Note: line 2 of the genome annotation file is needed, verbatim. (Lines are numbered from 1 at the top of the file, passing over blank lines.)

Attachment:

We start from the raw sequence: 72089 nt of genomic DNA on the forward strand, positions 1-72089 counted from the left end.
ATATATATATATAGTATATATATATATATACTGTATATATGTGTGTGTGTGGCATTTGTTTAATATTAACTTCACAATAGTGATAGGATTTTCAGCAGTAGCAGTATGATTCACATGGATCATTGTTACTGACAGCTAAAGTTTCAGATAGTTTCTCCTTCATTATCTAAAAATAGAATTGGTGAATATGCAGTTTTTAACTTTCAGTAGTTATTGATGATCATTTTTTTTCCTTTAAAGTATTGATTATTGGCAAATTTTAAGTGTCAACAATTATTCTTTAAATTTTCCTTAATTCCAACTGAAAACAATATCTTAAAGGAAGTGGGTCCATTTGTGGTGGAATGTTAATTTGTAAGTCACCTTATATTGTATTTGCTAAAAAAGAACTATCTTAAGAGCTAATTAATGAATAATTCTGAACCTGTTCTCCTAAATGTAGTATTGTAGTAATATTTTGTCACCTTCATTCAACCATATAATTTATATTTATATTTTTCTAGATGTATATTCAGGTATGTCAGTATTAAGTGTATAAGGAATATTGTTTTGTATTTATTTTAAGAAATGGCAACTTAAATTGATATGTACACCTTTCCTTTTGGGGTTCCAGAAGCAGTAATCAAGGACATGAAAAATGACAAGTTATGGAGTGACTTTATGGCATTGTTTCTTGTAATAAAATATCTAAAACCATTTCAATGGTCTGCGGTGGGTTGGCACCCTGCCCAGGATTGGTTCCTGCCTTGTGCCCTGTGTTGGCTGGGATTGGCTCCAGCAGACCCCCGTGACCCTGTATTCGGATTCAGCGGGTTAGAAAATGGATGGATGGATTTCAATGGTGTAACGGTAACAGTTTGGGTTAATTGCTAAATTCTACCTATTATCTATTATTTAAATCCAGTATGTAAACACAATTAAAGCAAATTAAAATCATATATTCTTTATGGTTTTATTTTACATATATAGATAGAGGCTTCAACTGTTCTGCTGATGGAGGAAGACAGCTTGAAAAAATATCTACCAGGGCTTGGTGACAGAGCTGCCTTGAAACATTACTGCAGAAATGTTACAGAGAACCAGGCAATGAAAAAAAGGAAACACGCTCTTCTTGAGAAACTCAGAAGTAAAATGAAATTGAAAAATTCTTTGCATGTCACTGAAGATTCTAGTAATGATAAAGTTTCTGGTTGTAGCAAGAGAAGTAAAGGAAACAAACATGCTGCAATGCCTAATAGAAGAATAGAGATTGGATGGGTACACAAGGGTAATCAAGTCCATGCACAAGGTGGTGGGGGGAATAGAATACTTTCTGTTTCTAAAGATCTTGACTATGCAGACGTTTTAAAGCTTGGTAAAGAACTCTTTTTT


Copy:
ATATATATATATAGTATATATATATATATACTGTATATATGTGTGTGTGTGGCATTTGTTTAATATTAACTTCACAATAGTGATAGGATTTTCAGCAGTAGCAGTATGATTCACATGGATCATTGTTACTGACAGCTAAAGTTTCAGATAGTTTCTCCTTCATTATCTAAAAATAGAATTGGTGAATATGCAGTTTTTAACTTTCAGTAGTTATTGATGATCATTTTTTTTCCTTTAAAGTATTGATTATTGGCAAATTTTAAGTGTCAACAATTATTCTTTAAATTTTCCTTAATTCCAACTGAAAACAATATCTTAAAGGAAGTGGGTCCATTTGTGGTGGAATGTTAATTTGTAAGTCACCTTATATTGTATTTGCTAAAAAAGAACTATCTTAAGAGCTAATTAATGAATAATTCTGAACCTGTTCTCCTAAATGTAGTATTGTAGTAATATTTTGTCACCTTCATTCAACCATATAATTTATATTTATATTTTTCTAGATGTATATTCAGGTATGTCAGTATTAAGTGTATAAGGAATATTGTTTTGTATTTATTTTAAGAAATGGCAACTTAAATTGATATGTACACCTTTCCTTTTGGGGTTCCAGAAGCAGTAATCAAGGACATGAAAAATGACAAGTTATGGAGTGACTTTATGGCATTGTTTCTTGTAATAAAATATCTAAAACCATTTCAATGGTCTGCGGTGGGTTGGCACCCTGCCCAGGATTGGTTCCTGCCTTGTGCCCTGTGTTGGCTGGGATTGGCTCCAGCAGACCCCCGTGACCCTGTATTCGGATTCAGCGGGTTAGAAAATGGATGGATGGATTTCAATGGTGTAACGGTAACAGTTTGGGTTAATTGCTAAATTCTACCTATTATCTATTATTTAAATCCAGTATGTAAACACAATTAAAGCAAATTAAAATCATATATTCTTTATGGTTTTATTTTACATATATAGATAGAGGCTTCAACTGTTCTGCTGATGGAGGAAGACAGCTTGAAAAAATATCTACCAGGGCTTGGTGACAGAGCTGCCTTGAAACATTACTGCAGAAATGTTACAGAGAACCAGGCAATGAAAAAAAGGAAACACGCTCTTCTTGAGAAACTCAGAAGTAAAATGAAATTGAAAAATTCTTTGCATGTCACTGAAGATTCTAGTAATGATAAAGTTTCTGGTTGTAGCAAGAGAAGTAAAGGAAACAAACATGCTGCAATGCCTAATAGAAGAATAGAGATTGGATGGGTACACAAGGGTAATCAAGTCCATGCACAAGGTGGTGGGGGGAATAGAATACTTTCTGTTTCTAAAGATCTTGACTATGCAGACGTTTTAAAGCTTGGTAAAGAACTCTTTTTT